Spain's measures to block Catalan referendum criticized by UN rights experts

The UN Human Rights Council issued a statement Thursday criticizing Spanish government efforts to block an Oct. 1 referendum on independence in Catalonia. The central government in Madrid says the referendum is illegal and can't happen.

Madrid says referendum is illegal and can't happen

Students gather as they demonstrate against the position of the Spanish government to ban the self-determination referendum of Catalonia during a university students strike on Sept. 28 in Barcelona. (Dan Kitwood/Getty Images)

The UN Human Rights Council issued a statement Thursday criticizing Spanish government efforts to block a referendum on independence in Catalonia. 

The vote is scheduled for Oct. 1 but the central government in Madrid says the referendum is illegal and can't happen.

In the council's statement, UN human rights experts say, "Regardless of the lawfulness of the referendum, the Spanish authorities have a responsibility to respect those rights that are essential to democratic societies."

The statement notes that authorities have searched printing establishments, seized referendum material, blocked websites, stopped political meetings and deployed more than 4,000 police officers to the Catalan region. They also express concern that leaders of the mass protests have been charged with sedition and about the arrest of politicians.

"The measures we are witnessing are worrying because they appear to violate fundamental individual rights, cutting off public information and the possibility of debate at a critical moment for Spain's democracy," the UN human rights experts say.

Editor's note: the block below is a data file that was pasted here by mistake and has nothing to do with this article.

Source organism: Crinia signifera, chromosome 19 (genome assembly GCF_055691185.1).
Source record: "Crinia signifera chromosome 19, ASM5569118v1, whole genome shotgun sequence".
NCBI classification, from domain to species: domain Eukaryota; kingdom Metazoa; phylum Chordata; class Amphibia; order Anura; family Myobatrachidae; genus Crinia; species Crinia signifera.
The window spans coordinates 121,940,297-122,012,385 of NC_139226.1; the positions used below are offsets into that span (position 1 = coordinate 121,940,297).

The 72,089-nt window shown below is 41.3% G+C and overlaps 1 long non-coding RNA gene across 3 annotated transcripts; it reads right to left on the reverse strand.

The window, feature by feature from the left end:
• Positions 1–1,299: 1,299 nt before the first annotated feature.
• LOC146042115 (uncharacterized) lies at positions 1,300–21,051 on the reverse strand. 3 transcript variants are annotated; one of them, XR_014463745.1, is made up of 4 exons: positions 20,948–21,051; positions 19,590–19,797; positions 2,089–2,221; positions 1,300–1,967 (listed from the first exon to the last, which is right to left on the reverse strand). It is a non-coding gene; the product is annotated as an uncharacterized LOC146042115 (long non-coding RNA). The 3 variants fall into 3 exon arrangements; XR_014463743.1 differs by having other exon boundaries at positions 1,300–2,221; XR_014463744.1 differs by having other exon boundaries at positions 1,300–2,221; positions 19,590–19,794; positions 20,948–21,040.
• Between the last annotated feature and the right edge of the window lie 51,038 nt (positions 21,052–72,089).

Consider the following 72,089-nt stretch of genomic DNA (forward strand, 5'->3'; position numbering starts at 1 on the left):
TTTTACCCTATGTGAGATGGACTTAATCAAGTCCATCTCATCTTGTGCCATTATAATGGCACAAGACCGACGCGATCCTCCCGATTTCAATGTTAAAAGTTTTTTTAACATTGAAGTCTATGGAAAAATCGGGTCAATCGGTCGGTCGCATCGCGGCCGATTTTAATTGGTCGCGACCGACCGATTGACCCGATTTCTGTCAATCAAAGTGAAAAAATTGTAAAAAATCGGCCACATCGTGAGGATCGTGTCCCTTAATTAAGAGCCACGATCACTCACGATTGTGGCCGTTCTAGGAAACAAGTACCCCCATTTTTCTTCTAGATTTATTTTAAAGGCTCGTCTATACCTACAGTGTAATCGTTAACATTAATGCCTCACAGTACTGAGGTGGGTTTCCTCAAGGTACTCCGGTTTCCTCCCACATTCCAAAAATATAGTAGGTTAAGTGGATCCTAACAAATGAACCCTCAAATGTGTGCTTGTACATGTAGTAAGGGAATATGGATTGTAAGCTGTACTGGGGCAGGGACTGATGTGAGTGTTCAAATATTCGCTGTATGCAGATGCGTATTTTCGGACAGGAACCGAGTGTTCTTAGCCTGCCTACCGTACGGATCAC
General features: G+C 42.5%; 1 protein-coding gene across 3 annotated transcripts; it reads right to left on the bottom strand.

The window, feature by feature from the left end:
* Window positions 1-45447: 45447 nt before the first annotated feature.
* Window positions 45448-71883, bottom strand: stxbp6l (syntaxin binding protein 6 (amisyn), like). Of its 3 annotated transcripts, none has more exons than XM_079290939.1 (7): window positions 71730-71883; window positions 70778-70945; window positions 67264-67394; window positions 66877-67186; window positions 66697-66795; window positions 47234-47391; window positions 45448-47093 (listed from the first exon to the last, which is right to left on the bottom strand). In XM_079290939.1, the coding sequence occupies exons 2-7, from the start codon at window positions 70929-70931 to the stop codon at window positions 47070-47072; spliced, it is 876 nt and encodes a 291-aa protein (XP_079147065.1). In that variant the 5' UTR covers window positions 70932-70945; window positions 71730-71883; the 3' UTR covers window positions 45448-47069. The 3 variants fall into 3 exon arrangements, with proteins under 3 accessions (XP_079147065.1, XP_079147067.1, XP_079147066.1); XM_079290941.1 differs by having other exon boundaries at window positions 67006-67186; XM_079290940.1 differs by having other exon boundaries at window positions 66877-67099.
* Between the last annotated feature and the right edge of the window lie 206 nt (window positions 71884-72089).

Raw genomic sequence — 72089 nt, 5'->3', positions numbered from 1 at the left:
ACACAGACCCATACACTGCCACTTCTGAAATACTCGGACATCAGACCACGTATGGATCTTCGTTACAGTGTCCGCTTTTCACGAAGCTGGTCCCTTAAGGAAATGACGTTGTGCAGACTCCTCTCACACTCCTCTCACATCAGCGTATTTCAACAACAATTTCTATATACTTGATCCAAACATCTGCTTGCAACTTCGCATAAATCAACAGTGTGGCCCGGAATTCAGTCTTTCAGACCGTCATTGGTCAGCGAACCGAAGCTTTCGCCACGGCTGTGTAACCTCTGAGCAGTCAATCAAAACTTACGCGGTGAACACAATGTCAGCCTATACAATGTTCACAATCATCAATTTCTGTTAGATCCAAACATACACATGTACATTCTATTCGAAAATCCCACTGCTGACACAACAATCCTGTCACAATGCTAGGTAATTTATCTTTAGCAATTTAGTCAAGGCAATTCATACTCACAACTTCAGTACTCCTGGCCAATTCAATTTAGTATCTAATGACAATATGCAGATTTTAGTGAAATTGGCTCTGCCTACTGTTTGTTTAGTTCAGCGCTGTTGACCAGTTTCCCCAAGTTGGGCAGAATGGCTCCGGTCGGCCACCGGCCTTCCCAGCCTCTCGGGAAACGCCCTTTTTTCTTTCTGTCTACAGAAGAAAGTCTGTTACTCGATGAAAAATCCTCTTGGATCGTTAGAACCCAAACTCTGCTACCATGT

The experts, "called on the Spanish authorities to ensure that measures taken ahead of the Catalan referendum on 1 October do not interfere with the fundamental rights to freedom of expression, assembly and association, and public participation," adding that they have been in contact with the Spanish government.

The Catalan government is keeping with its plan to hold a referendum, due to take place on Oct. 1, which has been deemed illegal by the Spanish government in Madrid. (Dan Kitwood/Getty Images)

The experts are David Kaye, the UN special rapporteur on freedom of expression, a former U.S. state department official, and Alfred de Zayas, a UN independent expert on democracy and a U.S. lawyer.

Will polling stations open on Sunday?

Students protested in Barcelona Thursday against the measures Madrid is taking to block the referendum, while pro-independence groups, the Catalan National Assembly (ANC) and Omnium, said that people should go to voting locations very early on Sunday and form queues if they find police guarding polling stations.

Tackling one of the biggest political crises to hit Spain since democracy was restored in the 1970s after decades of dictatorship, authorities in Madrid have declared the referendum unconstitutional and told police to ensure no votes are cast.

The rich northeastern region, which has a population of 7.5 million, is pressing ahead, and its leader Carles Puigdemont — who has labelled the government's response anti-democratic — said a week ago he had contingency plans in place to ensure the vote would take place.